With the prearrival testing program, visitors and returning residents to Hawaii must get a PCR test prior to arrival from a state Department of Health-approved testing location. No testing will be provided on arrival at the airport, a state news release said. A PCR test is a polymerase chain reaction test usually collected via swab that detects infection.
Pointing to a challenging process, state leaders said that officials are still in the process of developing the program.
The Health Department anticipates requiring an FDA-approved PCR test from a federally certified lab, according to the release. Travelers will be responsible for the pretravel test cost and will be required to show printed or emailed pretest certification as evidence of a negative result.
“Please be assured this is not a silver bullet,” Green said Wednesday.
Instead, the pretesting plan is part of a “multilayered system” that would be complemented by comprehensive contact tracing, thermal screening and other state efforts, Green said.
Ige said existing temperature checks and screening will continue. Anyone with a temperature over 100.4 degrees Fahrenheit or other symptoms will have to go through a secondary screening process upon airport arrival with trained health care staff.
All people entering the state will continue to be required to fill out the State of Hawaii health form that’s verified upon arrival, Ige added.
Green said the state is crafting the pretesting plan by working with others who are implementing the same measures.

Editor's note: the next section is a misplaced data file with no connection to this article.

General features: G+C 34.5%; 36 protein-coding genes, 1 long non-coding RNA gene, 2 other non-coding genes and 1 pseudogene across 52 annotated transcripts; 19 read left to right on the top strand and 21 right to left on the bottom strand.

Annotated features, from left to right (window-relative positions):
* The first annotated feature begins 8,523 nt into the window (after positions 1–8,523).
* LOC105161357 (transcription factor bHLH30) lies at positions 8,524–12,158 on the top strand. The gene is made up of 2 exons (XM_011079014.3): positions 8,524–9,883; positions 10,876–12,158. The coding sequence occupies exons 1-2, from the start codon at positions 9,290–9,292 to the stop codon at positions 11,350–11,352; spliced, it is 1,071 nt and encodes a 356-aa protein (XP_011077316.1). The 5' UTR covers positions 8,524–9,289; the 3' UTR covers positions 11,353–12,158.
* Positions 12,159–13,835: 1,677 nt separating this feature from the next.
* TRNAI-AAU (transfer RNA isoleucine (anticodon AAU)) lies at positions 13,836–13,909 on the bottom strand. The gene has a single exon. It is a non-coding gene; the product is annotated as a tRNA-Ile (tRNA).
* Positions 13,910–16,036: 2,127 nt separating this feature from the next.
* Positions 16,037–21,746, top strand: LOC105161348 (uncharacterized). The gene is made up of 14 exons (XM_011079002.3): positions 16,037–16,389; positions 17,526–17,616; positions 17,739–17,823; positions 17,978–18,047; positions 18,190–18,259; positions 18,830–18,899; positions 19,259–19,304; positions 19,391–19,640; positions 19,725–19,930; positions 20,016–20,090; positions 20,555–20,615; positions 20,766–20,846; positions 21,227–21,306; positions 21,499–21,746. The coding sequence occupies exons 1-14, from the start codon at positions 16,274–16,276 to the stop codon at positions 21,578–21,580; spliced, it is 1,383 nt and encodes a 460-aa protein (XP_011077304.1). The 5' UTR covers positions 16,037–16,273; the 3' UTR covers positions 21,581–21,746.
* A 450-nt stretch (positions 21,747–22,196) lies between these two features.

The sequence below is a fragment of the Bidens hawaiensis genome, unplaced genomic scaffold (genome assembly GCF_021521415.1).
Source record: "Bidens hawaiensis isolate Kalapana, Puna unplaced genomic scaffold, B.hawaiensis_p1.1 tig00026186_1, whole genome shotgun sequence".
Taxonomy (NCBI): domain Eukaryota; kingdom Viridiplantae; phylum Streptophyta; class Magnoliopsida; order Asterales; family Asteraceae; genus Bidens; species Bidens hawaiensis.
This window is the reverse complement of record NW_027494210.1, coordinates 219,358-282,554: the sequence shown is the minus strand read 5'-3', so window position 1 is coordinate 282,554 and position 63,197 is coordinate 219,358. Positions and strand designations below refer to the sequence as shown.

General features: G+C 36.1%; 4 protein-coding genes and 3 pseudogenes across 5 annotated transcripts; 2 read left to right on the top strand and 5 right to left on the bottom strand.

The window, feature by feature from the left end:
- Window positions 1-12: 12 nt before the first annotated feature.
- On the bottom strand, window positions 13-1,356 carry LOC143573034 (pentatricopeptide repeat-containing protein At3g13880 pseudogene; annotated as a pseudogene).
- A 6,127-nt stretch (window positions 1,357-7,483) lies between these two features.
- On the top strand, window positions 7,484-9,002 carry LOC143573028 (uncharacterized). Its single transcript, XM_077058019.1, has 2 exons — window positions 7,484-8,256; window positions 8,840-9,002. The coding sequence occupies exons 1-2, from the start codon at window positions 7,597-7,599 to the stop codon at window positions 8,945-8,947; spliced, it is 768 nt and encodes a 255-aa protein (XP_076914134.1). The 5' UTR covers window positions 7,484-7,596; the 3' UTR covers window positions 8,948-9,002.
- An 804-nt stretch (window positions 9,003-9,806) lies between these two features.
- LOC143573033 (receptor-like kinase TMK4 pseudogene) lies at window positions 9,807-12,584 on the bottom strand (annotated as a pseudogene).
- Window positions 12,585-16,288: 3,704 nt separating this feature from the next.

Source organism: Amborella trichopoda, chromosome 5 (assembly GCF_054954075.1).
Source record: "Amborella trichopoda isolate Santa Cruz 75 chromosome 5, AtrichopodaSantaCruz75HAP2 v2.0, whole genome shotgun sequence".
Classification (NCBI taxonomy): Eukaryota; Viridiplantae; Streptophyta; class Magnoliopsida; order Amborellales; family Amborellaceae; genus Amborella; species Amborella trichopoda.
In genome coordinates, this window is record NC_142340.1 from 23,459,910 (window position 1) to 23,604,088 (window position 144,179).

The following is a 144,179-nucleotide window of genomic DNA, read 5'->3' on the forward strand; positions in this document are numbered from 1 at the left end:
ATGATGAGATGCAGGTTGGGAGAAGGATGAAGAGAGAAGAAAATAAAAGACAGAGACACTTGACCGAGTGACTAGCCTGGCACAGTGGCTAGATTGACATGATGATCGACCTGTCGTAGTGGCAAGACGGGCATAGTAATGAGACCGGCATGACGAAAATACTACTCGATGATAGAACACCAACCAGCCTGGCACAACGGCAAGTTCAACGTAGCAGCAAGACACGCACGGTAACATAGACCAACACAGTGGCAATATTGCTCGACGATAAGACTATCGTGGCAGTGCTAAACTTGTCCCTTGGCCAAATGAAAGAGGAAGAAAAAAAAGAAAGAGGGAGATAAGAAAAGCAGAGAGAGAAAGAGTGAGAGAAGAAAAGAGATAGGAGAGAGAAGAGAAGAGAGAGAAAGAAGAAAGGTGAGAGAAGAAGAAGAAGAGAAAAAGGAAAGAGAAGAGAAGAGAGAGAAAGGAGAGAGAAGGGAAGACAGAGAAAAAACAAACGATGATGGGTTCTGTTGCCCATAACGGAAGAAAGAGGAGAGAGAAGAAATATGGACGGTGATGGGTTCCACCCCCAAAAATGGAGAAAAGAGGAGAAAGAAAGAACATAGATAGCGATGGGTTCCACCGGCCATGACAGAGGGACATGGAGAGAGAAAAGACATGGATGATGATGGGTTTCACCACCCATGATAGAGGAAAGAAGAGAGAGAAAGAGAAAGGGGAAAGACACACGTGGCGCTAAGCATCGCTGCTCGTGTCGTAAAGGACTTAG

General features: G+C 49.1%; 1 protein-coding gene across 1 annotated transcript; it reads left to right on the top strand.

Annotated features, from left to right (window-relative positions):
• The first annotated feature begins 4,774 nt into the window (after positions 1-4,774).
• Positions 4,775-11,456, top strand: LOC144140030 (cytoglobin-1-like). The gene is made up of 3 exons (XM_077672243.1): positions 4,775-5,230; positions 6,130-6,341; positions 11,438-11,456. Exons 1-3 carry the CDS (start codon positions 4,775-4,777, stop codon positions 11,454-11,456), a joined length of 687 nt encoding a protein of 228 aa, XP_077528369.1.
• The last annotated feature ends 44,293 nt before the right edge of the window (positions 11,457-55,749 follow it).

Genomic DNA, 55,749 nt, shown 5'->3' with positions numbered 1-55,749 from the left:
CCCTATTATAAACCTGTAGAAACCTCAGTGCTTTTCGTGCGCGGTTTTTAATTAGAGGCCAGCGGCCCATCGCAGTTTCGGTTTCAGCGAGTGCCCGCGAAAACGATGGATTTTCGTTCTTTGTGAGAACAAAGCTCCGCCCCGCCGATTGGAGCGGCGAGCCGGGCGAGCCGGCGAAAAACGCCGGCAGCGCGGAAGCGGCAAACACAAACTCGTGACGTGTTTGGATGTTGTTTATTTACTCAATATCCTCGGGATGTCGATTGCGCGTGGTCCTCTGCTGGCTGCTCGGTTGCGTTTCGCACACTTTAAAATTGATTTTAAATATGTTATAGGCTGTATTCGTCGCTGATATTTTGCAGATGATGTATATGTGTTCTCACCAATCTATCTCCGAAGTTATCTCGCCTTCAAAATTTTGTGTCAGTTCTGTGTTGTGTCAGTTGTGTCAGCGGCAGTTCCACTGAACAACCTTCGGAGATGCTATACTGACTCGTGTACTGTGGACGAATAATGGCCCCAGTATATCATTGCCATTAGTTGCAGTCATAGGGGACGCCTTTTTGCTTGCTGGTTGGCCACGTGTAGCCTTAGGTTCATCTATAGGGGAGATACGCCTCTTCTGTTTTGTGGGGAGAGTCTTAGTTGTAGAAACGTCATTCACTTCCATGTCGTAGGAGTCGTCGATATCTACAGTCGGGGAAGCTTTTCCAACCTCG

“Alaska in particular has been guiding us,” he said. “We’ve seen a lot of their results, seeing how it can work and how it can be improved.”
He added that the measure has support from the medical community.
“We had 700 docs write to us asking us to do this,” Green said.
It’s been 13 weeks since Hawaii’s mandatory 14-day self-quarantine went into effect, which Ige said was “one of the most effective measures” in helping the state control the spread of COVID-19.
On Tuesday, 1,512 people arrived in Hawaii, including 108 to Maui. Of those arrivals to Maui, 48 were returning residents, 42 were visitors and six said they are relocating, according to Hawaii Tourism Authority. Twelve were crew members.
Health officials reported 16 new COVID-19 cases as of noon Wednesday, including 13 on Oahu, one on Hawaii island, and two residents diagnosed outside of Hawaii.
The state total is now 835, including 584 on Oahu, 122 in Maui County (including two on Molokai and none on Lanai), 86 on Hawaii island and 29 on Kauai. There are now 14 cases of residents diagnosed outside of Hawaii.
There have been 17 deaths statewide, including six on Maui.
A total of 686 people have been released from isolation and 105 cases have required hospitalization, including 25 in Maui County. According to DOH reports, the increase of three required hospitalizations for Maui reported yesterday was the result of updated information on previously reported cases, and were not new hospitalizations.
* Kehaulani Cerizo can be reached at email@example.com. Dakota Grossman contributed to this story.